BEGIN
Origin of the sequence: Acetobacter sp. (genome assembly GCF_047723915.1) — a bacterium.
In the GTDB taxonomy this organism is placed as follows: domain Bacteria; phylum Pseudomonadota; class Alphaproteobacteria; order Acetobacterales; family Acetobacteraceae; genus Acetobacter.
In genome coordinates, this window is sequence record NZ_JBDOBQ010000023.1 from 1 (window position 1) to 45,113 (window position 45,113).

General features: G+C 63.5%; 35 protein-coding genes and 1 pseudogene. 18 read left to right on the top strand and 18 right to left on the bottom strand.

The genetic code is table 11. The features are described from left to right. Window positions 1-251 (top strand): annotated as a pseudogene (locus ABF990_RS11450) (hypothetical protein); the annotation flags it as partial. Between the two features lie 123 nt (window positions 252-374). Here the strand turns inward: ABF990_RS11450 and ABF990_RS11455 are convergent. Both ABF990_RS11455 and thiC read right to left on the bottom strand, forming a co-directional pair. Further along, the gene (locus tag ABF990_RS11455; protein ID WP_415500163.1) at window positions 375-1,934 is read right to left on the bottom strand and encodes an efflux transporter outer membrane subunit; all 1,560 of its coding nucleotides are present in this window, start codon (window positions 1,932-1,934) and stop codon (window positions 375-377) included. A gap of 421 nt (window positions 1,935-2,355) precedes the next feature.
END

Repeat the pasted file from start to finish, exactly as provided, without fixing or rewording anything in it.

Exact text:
Origin of the sequence: Acetobacter sp. (genome assembly GCF_047723915.1) — a bacterium.
In the GTDB taxonomy this organism is placed as follows: domain Bacteria; phylum Pseudomonadota; class Alphaproteobacteria; order Acetobacterales; family Acetobacteraceae; genus Acetobacter.
In genome coordinates, this window is sequence record NZ_JBDOBQ010000023.1 from 1 (window position 1) to 45,113 (window position 45,113).

General features: G+C 63.5%; 35 protein-coding genes and 1 pseudogene. 18 read left to right on the top strand and 18 right to left on the bottom strand.

The genetic code is table 11. The features are described from left to right. Window positions 1-251 (top strand): annotated as a pseudogene (locus ABF990_RS11450) (hypothetical protein); the annotation flags it as partial. Between the two features lie 123 nt (window positions 252-374). Here the strand turns inward: ABF990_RS11450 and ABF990_RS11455 are convergent. Both ABF990_RS11455 and thiC read right to left on the bottom strand, forming a co-directional pair. Further along, the gene (locus tag ABF990_RS11455; protein ID WP_415500163.1) at window positions 375-1,934 is read right to left on the bottom strand and encodes an efflux transporter outer membrane subunit; all 1,560 of its coding nucleotides are present in this window, start codon (window positions 1,932-1,934) and stop codon (window positions 375-377) included. A gap of 421 nt (window positions 1,935-2,355) precedes the next feature.